This document provides answers to some of the most frequently asked questions about New Relic's PHP agent.
Newer is almost always better. This is especially true with both the PHP engine and Apache. Both projects are actively maintained, and both are the frequent target of security attacks. The development teams of both products are constantly releasing updates that fix security issues or improve performance and fix bugs. Therefore, New Relic strongly recommends that you use the latest possible version in the stable branch of each of these products.
First, review New Relic's troubleshooting section to make sure that your issue isn't one of the more common ones with a known, quick solution. If that guide doesn't solve your issue, get support at support.newrelic.com.
Second, if the issue you are experiencing is repeatable,
collect both agent and daemon logs at the
verbosedebug log level.
For most problems, this is key to quickly diagnosing the problem.
Use the logfile to troubleshoot the issue.
If you need further assistance,
get support at support.newrelic.com.
cd /var/log/newrelic mv php_agent.log php_agent.log.old mv newrelic-daemon.log newrelic-daemon.log.old
/etc/newrelic/newrelic.cfgmake sure you set
loglevel=verbosedebug. If you are not using the
newrelic.cfgfile for configuring the daemon, set
newrelic.daemon.loglevel = "verbosedebug"in your INI file.
/etc/init.d/newrelic-daemon restart. If you are using the automatic mode please kill any copies of the daemon before restarting your web server.
Frequently one single web server is used for supporting more than one application or multiple virtual hosts, and you need to report all of those applications or hosts separately so that you can judge individual performance. You thus need to change the "application name" and possibly other parameters on a host by host, or directory by directory basis. Exactly how this is achieved depends entirely on your actual web infrastructure, and is covered in detail in per directory settings.. Please read that section carefully.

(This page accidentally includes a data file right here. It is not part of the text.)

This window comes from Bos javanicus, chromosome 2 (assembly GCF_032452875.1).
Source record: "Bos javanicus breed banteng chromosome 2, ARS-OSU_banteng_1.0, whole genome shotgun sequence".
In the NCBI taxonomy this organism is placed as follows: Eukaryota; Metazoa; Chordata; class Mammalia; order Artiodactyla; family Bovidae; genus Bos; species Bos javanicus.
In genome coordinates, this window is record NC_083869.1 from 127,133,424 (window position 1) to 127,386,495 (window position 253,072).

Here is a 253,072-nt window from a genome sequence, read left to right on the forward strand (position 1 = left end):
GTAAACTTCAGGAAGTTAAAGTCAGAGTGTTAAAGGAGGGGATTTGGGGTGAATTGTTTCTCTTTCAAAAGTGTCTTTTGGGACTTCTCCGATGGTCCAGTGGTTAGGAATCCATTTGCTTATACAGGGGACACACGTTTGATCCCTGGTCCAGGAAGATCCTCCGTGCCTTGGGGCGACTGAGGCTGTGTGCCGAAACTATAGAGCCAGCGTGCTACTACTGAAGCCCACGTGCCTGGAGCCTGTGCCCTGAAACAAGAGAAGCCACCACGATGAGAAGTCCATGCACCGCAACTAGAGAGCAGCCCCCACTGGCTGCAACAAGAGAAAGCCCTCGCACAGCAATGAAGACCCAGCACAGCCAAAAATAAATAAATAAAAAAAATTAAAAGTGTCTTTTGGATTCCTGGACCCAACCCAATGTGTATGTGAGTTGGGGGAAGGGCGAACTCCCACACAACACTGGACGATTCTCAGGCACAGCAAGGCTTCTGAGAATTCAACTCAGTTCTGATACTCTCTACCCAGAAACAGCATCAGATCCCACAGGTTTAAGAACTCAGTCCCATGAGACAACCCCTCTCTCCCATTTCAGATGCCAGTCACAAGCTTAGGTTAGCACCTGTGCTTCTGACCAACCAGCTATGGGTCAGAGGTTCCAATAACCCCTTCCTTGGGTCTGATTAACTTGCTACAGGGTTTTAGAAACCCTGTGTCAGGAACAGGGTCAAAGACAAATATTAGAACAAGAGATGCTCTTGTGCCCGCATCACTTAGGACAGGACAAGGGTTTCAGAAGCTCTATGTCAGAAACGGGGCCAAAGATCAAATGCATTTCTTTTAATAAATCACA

The New Relic daemon is a vital component of the PHP agent. It acts as a proxy between the various copies of PHP inside your web server and the New Relic data collectors. It is the only entity that communicates with New Relic. Therefore, it is absolutely vital that this process is always running, else no data will be sent to New Relic and you will see empty graphs. In order to maintain this stability, when the daemon first starts up it spawns a copy of itself. The original process becomes a "watcher" process, and does almost no work whatsoever. The second one is the "worker" process that does the real work. In the event of either a failure or a special instruction from the RPM servers to reset, the worker process will terminate. The watcher process sees that this is an unnatural shutdown of the worker and immediately respawns a new worker process, thus ensuring that there is the absolute minimum amount of downtime. Only when the daemon is shut down in an orderly manner will the watcher not respawn a new worker, and will itself terminate.